Cardiac Sonographers Extra Prone to Back, Neck, Wrist Pain

Marlene Busko

November 27, 2015

ORLANDO, FL — Almost all cardiac sonographers reported having work-related musculoskeletal pain at some point during their careers in a survey of six Mayo Clinic sites. Moreover, they were 11.6 times more likely to experience occupation-related pain than fellow workers in cardiology and radiology departments, excluding those in jobs where they wore lead aprons[1].

In the study of 66 cardiac sonographers and 451 other workers, the cardiac sonographers were also more likely to have current work-related pain and to have previously sought medical help or missed work for this reason.

"People need to understand that it's a real problem," study author Dr Nicholas M Orme (Mayo Clinic, Rochester, MN) told heartwire from Medscape at a poster session at the American Heart Association (AHA) 2015 Scientific Sessions.

Cardiac sonographers were even more likely to have musculoskeletal pain than technicians in the cath lab, a known high-risk group based on a previous study by their group, he noted[2].

"If people are reliant on their cardiac sonographers to . . . perform these echos that we need [to make diagnoses], then we need to start thinking of ways to . . . keep them from dropping out" of the profession, according to Orme.

Although the study did not identify the type of pain, "anecdotally we know that people have carpal-tunnel syndrome, neck pain, and back pain," he said.

Is Obtaining Echo Images Hazardous to Health?

Transthoracic echocardiography is the mainstay of cardiac imaging, but the constrained body positions and repetitive movements that sonographers use to obtain these images can result in musculoskeletal pain.

Orme said he knows firsthand that "[your wrist and back] hurt after a long day of doing echos. It really wears on you. . . . You have to hold awkward positions for minutes and then crane your neck over."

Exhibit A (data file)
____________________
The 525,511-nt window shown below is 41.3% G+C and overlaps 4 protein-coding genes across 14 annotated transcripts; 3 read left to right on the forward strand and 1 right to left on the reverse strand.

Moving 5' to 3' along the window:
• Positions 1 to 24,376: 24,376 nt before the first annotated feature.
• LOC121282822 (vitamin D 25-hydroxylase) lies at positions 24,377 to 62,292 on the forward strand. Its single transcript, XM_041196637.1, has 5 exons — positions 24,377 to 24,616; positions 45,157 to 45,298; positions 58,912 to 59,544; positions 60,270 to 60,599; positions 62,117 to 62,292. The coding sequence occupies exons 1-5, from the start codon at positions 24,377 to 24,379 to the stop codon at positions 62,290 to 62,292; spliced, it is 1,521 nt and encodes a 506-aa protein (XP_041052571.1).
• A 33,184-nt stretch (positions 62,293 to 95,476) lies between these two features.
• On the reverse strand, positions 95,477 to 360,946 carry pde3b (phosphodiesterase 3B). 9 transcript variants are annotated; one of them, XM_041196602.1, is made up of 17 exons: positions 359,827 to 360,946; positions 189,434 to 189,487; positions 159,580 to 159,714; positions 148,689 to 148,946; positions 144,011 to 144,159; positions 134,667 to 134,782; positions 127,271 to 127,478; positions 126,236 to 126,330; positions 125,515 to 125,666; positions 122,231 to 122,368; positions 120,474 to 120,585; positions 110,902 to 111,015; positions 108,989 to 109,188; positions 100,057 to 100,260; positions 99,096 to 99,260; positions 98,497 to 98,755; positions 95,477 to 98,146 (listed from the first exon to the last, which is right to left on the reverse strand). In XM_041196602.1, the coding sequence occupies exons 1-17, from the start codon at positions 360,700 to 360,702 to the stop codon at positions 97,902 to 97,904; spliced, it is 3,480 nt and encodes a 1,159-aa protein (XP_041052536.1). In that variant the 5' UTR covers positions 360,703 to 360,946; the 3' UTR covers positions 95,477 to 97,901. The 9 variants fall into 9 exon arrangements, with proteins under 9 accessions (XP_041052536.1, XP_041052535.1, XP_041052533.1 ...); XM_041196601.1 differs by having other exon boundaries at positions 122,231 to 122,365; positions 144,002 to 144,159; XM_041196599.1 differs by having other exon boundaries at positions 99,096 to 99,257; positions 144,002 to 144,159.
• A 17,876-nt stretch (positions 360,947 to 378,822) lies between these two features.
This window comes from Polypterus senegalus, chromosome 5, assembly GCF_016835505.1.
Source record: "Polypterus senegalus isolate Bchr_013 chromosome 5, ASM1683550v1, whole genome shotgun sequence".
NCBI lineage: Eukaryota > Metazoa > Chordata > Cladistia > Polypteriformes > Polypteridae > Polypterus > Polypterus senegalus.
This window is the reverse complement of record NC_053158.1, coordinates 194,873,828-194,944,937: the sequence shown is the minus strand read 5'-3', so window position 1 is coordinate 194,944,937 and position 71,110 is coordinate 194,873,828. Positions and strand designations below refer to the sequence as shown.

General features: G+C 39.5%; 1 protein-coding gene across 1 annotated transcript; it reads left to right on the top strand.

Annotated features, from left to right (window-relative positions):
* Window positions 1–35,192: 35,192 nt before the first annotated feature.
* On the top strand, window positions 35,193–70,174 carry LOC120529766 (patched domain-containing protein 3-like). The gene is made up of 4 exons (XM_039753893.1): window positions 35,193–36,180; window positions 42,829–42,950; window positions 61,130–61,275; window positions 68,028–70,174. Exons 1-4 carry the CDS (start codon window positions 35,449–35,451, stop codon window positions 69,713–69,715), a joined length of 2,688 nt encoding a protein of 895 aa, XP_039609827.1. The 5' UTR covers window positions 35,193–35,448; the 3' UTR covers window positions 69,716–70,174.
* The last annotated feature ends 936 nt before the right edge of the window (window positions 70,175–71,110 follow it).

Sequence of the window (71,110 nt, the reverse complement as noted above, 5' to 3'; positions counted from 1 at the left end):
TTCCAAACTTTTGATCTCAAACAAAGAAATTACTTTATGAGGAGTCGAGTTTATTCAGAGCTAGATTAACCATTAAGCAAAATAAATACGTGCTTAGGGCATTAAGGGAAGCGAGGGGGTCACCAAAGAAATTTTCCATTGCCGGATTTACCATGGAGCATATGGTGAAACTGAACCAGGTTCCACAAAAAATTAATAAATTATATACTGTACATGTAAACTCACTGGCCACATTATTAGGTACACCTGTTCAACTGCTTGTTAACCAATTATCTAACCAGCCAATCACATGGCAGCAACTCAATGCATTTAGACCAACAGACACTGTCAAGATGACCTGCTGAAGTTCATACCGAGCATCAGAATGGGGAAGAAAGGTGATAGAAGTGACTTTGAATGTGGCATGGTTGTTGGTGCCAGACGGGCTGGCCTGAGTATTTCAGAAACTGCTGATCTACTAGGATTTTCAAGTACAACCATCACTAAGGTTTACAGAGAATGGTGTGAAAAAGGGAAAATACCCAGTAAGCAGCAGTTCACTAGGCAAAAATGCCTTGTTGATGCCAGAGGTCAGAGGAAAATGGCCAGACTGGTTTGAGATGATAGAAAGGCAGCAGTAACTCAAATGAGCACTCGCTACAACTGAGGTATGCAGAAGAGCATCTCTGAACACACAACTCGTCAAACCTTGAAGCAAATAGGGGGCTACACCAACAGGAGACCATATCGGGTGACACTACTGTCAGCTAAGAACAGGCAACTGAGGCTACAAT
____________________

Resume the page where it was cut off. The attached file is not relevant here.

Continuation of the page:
Prior studies looking at work-related pain among staff in the echo lab had inadequate control groups or did not adjust for possible confounders. Thus, the researchers aimed to study a large cohort of healthcare professionals.

In 2013, they emailed a survey to 2682 physicians, trainees, nurses, and technicians working in cardiology and radiology departments at Mayo Clinic facilities (in Rochester, MN; Scottsdale, AZ; Jacksonville, FL; Mankato, MN; La Crosse, WI; and Eau Claire, WI), followed by weekly reminders for 6 weeks.

A total of 1532 employees (57%) responded, and 1016 were excluded because they performed a job that required the use of a lead apron.

Of the remaining 517 employees, 55 were cardiac sonographers; 451 other employees served as controls.

The cardiac sonographers and control group had a mean age of 42 years and a mean body mass index (BMI) of 25 kg/m2, and 25% were men. Almost all (92%) reported having no preexisting musculoskeletal pain.

The cardiac sonographers had worked in their profession for less than 5 years (20%), 6 to 10 years (32%), 11 to 15 years (20%), 16 to 20 years (11%), and more than 20 years (18%). Similarly, other respondents had worked in their professions for less than 5 years (22%), 6 to 10 years (21%), 11 to 15 years (17%), 16 to 20 years (12%), and more than 20 years (28%).

Compared with other workers, cardiac sonographers were more likely to report that they had work-related musculoskeletal pain (88% vs 40%), had sought medical care for this pain (55% vs 21%), or had missed work for this reason (35% vs 12%) (P<0.001 for all).

After adjustment for age, sex, BMI, years in current position, and preexisting musculoskeletal pain, cardiac sonographers were much more likely to report work-related musculoskeletal pain (odds ratio 11.6, 95% CI 5.32-25.5; P<0.001).

"As practices consider long-term ability to staff and care for patients, trying to understand what we can do to help our cardiac sonographers in the future is going to be important," Orme stressed.

Most sonographers "are able to do [this work] just fine," but in other cases sonographers are leaving the profession because "they feel that their body can't handle 30 years of strain," he added.

Stretching, massage, or left-handed scanning have been suggested to lessen potential musculoskeletal pain. "If we could find something that would lower this just a little bit, it would help," according to Orme.

The authors have no relevant financial relationships.


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